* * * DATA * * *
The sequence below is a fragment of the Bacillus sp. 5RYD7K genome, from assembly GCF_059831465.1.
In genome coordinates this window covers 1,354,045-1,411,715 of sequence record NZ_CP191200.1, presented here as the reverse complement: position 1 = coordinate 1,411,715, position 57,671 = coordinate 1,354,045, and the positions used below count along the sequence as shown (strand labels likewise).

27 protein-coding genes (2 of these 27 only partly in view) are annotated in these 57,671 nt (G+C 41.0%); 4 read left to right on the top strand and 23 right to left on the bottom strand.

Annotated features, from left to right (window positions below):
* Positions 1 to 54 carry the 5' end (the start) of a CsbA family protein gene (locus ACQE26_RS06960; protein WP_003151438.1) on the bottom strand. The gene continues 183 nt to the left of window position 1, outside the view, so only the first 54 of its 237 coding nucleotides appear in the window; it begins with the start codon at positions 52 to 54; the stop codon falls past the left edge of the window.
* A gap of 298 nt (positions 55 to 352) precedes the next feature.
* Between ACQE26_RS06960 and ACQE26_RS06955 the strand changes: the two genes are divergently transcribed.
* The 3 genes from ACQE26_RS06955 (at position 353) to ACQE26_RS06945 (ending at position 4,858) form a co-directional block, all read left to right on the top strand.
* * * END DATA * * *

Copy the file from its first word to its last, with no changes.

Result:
The sequence below is a fragment of the Bacillus sp. 5RYD7K genome, from assembly GCF_059831465.1.
In genome coordinates this window covers 1,354,045-1,411,715 of sequence record NZ_CP191200.1, presented here as the reverse complement: position 1 = coordinate 1,411,715, position 57,671 = coordinate 1,354,045, and the positions used below count along the sequence as shown (strand labels likewise).

27 protein-coding genes (2 of these 27 only partly in view) are annotated in these 57,671 nt (G+C 41.0%); 4 read left to right on the top strand and 23 right to left on the bottom strand.

Annotated features, from left to right (window positions below):
* Positions 1 to 54 carry the 5' end (the start) of a CsbA family protein gene (locus ACQE26_RS06960; protein WP_003151438.1) on the bottom strand. The gene continues 183 nt to the left of window position 1, outside the view, so only the first 54 of its 237 coding nucleotides appear in the window; it begins with the start codon at positions 52 to 54; the stop codon falls past the left edge of the window.
* A gap of 298 nt (positions 55 to 352) precedes the next feature.
* Between ACQE26_RS06960 and ACQE26_RS06955 the strand changes: the two genes are divergently transcribed.
* The 3 genes from ACQE26_RS06955 (at position 353) to ACQE26_RS06945 (ending at position 4,858) form a co-directional block, all read left to right on the top strand.